On Thursday I had the privilege of speaking to the MSCO 380-02 Digital Strategy class at Pepperdine University. The class is taught by my friend Barry Yudess, and I had the opportunity to meet Ginger Rosenkrans, the department chair, PhD, and published researcher of digital marketing and advertising technology.
I chose to cover three main topics which I’ll discuss below. The students in the room were advertising majors and integrated communications majors who appeared incredibly enthusiastic for the opportunities that are waiting for them upon graduation. One student is a model, a few are creating ecommerce stores, and some are excited to get into the advertising business upon graduation. Congrats to Pepperdine, Ginger, and Barry for training such a dynamic group of rising talent.
- There is always change in the advertising business, so to level up as an employee go deep on one of those moments of change
- Programmatic and digital advertising create unprecedented opportunities for entrepreneurs to create businesses, reach consumers, and live lives that earlier generations of students could only dream of.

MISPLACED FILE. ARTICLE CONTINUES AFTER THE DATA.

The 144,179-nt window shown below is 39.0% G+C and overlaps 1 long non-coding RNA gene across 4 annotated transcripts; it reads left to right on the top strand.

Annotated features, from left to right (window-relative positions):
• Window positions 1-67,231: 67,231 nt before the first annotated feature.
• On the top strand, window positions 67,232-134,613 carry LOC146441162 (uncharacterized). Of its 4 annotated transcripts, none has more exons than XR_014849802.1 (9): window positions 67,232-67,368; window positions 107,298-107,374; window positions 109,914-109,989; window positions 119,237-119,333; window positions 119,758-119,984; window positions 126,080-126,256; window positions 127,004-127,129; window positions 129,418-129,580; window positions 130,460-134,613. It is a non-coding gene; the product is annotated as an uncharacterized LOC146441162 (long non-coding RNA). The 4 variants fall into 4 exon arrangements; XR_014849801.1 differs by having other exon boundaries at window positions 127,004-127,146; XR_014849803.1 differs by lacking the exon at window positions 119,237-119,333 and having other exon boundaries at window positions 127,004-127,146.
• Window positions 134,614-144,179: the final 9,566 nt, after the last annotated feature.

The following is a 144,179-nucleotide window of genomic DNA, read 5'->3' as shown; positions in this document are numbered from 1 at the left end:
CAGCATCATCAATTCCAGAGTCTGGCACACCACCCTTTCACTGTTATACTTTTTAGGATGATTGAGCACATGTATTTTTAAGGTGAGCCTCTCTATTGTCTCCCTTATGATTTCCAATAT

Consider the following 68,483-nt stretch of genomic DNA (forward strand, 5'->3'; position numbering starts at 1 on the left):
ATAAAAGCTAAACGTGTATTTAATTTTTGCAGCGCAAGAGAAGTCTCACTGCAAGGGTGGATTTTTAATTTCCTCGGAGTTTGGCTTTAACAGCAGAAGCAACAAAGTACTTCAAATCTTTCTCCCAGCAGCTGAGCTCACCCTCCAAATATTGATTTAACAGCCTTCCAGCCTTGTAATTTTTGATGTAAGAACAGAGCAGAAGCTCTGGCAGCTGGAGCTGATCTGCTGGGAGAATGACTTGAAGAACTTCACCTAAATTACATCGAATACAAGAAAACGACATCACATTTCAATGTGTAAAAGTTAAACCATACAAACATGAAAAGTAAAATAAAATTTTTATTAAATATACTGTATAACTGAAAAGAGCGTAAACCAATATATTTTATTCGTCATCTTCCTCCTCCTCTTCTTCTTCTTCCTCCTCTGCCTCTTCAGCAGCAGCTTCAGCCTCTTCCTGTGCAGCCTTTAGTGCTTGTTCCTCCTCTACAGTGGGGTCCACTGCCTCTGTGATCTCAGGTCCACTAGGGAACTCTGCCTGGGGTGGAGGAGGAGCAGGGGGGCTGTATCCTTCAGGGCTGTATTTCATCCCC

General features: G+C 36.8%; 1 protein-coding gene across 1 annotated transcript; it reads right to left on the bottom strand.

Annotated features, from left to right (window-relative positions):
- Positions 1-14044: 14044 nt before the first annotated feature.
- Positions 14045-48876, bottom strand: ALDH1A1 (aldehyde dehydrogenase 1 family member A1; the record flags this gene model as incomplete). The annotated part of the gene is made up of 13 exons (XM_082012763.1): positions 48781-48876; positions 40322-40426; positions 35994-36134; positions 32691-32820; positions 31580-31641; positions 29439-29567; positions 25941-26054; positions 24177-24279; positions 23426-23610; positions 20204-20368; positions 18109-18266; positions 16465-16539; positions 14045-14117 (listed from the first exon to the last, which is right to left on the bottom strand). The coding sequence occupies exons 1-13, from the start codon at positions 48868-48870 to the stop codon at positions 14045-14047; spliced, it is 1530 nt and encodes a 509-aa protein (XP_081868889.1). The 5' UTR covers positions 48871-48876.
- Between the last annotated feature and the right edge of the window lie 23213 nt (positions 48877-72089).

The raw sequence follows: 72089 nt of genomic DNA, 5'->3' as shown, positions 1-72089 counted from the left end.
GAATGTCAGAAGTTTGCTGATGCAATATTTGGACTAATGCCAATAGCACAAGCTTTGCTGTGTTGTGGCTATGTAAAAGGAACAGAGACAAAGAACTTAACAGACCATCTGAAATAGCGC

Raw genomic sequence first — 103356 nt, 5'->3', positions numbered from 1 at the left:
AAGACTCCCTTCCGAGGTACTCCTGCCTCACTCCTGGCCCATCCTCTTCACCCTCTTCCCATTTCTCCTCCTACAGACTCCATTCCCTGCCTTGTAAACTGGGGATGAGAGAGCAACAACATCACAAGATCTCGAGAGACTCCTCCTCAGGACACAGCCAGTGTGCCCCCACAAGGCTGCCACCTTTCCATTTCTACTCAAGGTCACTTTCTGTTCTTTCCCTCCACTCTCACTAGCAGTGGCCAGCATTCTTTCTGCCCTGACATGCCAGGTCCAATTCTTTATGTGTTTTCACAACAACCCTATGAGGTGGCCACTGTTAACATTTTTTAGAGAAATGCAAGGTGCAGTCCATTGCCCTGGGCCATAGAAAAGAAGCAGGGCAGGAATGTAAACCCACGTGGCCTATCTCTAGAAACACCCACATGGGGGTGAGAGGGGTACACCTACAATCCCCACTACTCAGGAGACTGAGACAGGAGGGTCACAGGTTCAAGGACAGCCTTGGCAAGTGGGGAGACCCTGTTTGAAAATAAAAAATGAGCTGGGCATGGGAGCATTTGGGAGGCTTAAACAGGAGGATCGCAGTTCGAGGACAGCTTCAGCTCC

- The best shot one has at becoming an entrepreneur is the ability to merge technical mastery and the ability to sell.
Advertising in 2004 was so different than advertising is today, and the key differences come from data, automation, and the programmatic opportunity. Every 3-4 years, when a new platform developed there was an way to get promoted, take on more leadership, and create more interesting corporate roles. The ones that stand out for me are:
2004 – Social Media 1.0
- The ascension of MySpace
- Preceded by Friendster
- Accompanied by multiple mostly departed social platforms like
2007 – The Rise of Facebook
Facebook opened to the public in 2006, became a force for advertisers into 2007, and overtook MySpace for social media dominance around 2010. By the 2010s MySpace was declining and Facebook owned the decade for social media.2009 – The Rise of Mobile
For about four years at conferences there was talk of “this year is the year of mobile” related to ad spend, content development, and marketing opportunities. In retrospect there wasn’t one year that popped, but all of a sudden we were living in a mobile world. This became real to me in 2009.
2010 – The Rise of Ad Exchanges and the Programmatic Advertising Ecosystem
This is when prospective clients were asking how we buy ad inventory. There was major change, and ad exchanges became real. This ecosystem eventually turned into programmatic ad buying.
2013 – Influencer Marketing
This is when the worlds of Facebook, Twitter, Vine, Instagram, and YouTube became the place for creators to connect with audience through brand integrations. From my recollection influencer marketing existed as early as 2011, but it became a conversation topic in larger circles around this time.
2015 – Hyperlocal Advertising
I based the branding positioning for BrillMedia.co on hyperlocal advertising. Basis, The Trade Desk, Factual and MediaMath started making location based advertising a real opportunity with platform integrations.